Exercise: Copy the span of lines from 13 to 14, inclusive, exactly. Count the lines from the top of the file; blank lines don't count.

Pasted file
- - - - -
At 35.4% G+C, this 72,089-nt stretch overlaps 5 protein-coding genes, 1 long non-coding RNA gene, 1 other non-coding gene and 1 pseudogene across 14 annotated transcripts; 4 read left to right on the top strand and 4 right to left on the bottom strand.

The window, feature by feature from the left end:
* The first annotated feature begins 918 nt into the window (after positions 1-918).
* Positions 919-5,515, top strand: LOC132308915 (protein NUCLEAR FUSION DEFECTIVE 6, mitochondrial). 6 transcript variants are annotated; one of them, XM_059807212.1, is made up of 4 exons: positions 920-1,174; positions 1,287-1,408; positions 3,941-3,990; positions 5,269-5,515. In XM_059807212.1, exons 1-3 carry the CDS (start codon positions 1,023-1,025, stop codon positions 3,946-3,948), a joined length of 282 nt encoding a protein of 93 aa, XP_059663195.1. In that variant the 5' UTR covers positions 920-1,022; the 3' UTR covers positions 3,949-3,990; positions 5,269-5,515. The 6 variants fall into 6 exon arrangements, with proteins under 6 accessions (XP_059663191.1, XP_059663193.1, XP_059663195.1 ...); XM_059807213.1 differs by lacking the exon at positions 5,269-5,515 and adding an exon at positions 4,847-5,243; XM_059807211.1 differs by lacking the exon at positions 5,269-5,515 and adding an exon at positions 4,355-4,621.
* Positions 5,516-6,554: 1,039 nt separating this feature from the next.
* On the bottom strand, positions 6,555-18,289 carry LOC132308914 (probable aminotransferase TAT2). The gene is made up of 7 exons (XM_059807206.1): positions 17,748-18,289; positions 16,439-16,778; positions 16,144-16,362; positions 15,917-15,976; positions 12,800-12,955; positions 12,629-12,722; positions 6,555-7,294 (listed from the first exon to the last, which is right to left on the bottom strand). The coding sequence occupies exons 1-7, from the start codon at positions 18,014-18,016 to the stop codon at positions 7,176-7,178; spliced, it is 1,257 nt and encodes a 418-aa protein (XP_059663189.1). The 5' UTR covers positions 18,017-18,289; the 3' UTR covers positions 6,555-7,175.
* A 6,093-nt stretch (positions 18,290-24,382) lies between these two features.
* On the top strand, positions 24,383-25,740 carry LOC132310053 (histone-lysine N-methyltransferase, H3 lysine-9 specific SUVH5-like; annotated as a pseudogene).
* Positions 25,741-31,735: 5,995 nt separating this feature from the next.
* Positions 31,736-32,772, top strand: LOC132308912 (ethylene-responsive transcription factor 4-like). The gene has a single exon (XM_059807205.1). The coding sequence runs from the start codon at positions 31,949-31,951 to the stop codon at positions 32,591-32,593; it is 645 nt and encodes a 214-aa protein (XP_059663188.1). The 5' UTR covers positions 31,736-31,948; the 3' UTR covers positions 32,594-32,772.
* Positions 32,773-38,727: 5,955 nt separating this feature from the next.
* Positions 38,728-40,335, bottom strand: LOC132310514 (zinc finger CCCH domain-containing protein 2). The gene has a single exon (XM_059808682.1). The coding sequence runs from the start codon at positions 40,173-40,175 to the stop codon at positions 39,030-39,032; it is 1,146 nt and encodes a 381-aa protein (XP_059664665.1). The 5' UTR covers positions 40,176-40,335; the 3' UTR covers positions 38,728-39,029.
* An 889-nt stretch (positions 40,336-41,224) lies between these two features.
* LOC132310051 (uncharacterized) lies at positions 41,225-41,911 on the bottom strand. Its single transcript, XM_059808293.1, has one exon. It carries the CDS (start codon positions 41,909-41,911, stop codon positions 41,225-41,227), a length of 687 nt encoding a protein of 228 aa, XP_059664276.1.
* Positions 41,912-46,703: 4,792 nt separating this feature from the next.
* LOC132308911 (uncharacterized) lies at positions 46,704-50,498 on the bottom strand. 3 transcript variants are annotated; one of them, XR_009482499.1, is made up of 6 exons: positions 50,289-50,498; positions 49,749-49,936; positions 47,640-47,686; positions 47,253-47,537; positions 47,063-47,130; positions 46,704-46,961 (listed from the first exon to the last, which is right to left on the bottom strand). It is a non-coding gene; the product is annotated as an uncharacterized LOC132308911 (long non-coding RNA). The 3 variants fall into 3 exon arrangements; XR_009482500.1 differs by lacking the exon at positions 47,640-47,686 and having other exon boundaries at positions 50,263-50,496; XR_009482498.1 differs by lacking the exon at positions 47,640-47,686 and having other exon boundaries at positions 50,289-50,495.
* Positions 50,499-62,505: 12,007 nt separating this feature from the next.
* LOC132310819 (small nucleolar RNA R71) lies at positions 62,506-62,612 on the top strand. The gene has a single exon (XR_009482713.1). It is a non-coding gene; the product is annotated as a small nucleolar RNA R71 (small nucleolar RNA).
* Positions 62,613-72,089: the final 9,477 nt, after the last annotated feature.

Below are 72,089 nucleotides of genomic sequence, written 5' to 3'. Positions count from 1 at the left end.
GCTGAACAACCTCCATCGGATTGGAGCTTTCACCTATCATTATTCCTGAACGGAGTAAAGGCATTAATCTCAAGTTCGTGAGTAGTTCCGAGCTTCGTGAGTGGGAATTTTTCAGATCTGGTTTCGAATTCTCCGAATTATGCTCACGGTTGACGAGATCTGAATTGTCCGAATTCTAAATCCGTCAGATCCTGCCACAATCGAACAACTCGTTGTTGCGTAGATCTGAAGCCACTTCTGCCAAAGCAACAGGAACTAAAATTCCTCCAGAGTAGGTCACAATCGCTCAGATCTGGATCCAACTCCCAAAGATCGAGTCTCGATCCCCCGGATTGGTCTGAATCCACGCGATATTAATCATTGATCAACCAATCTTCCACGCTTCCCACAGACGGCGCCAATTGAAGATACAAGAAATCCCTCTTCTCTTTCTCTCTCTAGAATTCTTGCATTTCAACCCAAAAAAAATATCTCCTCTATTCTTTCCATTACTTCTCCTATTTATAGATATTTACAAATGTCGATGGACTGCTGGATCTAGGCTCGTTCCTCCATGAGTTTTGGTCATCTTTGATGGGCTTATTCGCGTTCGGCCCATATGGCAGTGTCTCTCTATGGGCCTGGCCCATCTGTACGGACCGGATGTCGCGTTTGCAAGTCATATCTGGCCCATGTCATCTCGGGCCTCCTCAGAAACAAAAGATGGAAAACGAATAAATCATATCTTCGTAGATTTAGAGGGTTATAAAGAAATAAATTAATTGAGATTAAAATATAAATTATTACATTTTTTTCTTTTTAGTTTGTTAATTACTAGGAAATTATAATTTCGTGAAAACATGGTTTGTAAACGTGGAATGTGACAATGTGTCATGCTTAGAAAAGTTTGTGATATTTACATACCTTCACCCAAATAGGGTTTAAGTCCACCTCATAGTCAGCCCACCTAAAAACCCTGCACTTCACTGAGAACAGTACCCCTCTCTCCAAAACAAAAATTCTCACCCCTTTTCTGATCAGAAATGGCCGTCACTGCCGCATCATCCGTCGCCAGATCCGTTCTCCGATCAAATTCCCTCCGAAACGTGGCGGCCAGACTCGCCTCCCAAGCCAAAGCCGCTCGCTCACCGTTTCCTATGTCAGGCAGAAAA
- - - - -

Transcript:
* An 889-nt stretch (positions 40,336-41,224) lies between these two features.
* LOC132310051 (uncharacterized) lies at positions 41,225-41,911 on the bottom strand. Its single transcript, XM_059808293.1, has one exon. It carries the CDS (start codon positions 41,909-41,911, stop codon positions 41,225-41,227), a length of 687 nt encoding a protein of 228 aa, XP_059664276.1.